The ZOOM LinearAlgebra package is meant to provide matrix operations without undue inefficency when the matrices are moderately small. It also allows for flexible changing of matrix shapes, and supports the concept of a "model" to represent specialized matrices.

This package provides: For example, SymmetricMatrix is a model to represent symmetric matrices, taking advantage of the symmetry wherever possible.meet the needs of Run II (D0 and CDF) offline (and possibly higher-level online) code for a unified message logging and statistics facility.

- The usual matrix arithmetic operations
- INversion and solving
- Eigen-analysis
- Models for SymmetricMatrix and various small square matrices up to 6x6
- A prescription for supporters to add new matrix models (for example SymmetricMat5x5 or OrthogonalMatrix) if beneficial

Some design points of this package are

- The "data-model" concept is realized via a
*letter-envelope*idiom. The Matrix itself does not contain its data; it contains a pointer to an object that holds its data and knows how to implement matrix operations. This allows for flexibility in altering data models. - "Lazy evaluation" to avoid unnecessary operations.
- Indirect accessor methods to support a uniform element access syntax despite potentially different actual data representations.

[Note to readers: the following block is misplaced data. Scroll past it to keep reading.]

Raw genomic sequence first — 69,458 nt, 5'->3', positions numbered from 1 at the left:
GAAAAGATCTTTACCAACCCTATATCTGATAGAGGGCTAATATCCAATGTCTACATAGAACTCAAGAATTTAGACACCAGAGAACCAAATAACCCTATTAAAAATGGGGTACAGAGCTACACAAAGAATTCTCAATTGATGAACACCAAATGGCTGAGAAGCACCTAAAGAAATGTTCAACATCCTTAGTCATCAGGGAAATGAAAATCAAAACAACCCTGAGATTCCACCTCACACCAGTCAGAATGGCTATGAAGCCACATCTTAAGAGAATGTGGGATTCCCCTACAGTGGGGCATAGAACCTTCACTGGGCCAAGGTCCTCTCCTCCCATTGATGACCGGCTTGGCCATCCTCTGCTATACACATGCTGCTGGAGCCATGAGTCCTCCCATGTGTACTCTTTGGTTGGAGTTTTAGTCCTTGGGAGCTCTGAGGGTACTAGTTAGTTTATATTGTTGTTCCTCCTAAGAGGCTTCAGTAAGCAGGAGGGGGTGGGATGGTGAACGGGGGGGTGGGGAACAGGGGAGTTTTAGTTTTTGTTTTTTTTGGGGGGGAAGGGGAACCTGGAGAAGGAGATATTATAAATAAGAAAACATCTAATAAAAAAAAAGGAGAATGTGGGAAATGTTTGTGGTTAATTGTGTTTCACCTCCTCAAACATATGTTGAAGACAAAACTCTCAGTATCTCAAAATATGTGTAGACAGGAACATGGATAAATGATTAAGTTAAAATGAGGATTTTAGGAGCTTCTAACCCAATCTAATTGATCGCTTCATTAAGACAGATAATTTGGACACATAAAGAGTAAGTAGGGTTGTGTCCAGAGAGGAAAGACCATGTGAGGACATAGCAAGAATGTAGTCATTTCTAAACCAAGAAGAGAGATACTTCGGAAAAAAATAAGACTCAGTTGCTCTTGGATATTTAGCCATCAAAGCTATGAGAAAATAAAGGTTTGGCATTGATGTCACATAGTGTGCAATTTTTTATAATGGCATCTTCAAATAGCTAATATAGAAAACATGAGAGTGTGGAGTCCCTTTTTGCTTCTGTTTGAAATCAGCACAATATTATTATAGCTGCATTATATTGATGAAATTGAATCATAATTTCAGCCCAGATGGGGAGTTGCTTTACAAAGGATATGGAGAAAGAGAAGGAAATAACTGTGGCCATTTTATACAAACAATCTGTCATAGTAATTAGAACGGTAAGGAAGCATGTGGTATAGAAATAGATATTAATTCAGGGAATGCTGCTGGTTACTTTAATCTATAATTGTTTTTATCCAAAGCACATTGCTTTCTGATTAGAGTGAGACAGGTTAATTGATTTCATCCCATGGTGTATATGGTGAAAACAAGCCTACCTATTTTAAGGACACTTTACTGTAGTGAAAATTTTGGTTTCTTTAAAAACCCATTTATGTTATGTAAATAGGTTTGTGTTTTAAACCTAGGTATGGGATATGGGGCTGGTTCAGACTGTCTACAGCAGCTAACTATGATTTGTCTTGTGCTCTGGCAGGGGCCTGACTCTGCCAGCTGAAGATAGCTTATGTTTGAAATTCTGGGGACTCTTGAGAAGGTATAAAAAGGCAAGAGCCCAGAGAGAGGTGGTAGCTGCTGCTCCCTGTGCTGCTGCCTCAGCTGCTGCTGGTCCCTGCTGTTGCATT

- "Double-dispatching" for methods, which allows the implementation to take advantage of specialized properties of all the matrices in an expression.

User's Guide (postscript)

User's Guide (pdf)

Design Notes (postscript)

Design Notes (pdf)

The LinearAlgebra package overlaps in funtionallity with the CLHEP Matrix package. In fact, although the syntax in CLHEP may in some places look contrived (for instance, M[a][b] is zero-based while M(a,b) is one-based!) both packages implement all the usual (and most of the esoteric) linear algebra algortihms one is likely to need. There is littel to choose between them on that score.

Although LinearAlgebra has a number of potential optimization advantages and flexibility features, in the end -- for smallish matrices such as are used in particle tracking -- the indirection used to achieve this flexibility itslef has a speed cost. In general, the CLHEP routines are at least as fast, and in the specific case of 5x5 or 6x6 symmetric positive definite matrix inversion the ZOOM support group has tweaked CLHEP to be noticeably faster. (Specialized Symmetric55 and Symmetric66 models in the LinearAlgebra package can be created to even matters on this score, but have not been created to date.)

Overall, the choice is pretty much a matter of personal preference (or more accurately, preference of the experiment, since mixing the two within one experiment is probably poor form). However, there is one case where CLHEP should be prefered:

Code which interfaces tightly with Geant4 may prefer to use CLHEP Matrix (which Geant4 also uses) for its Matrix objects.

Mark Fischler Last modified: July 23, 2001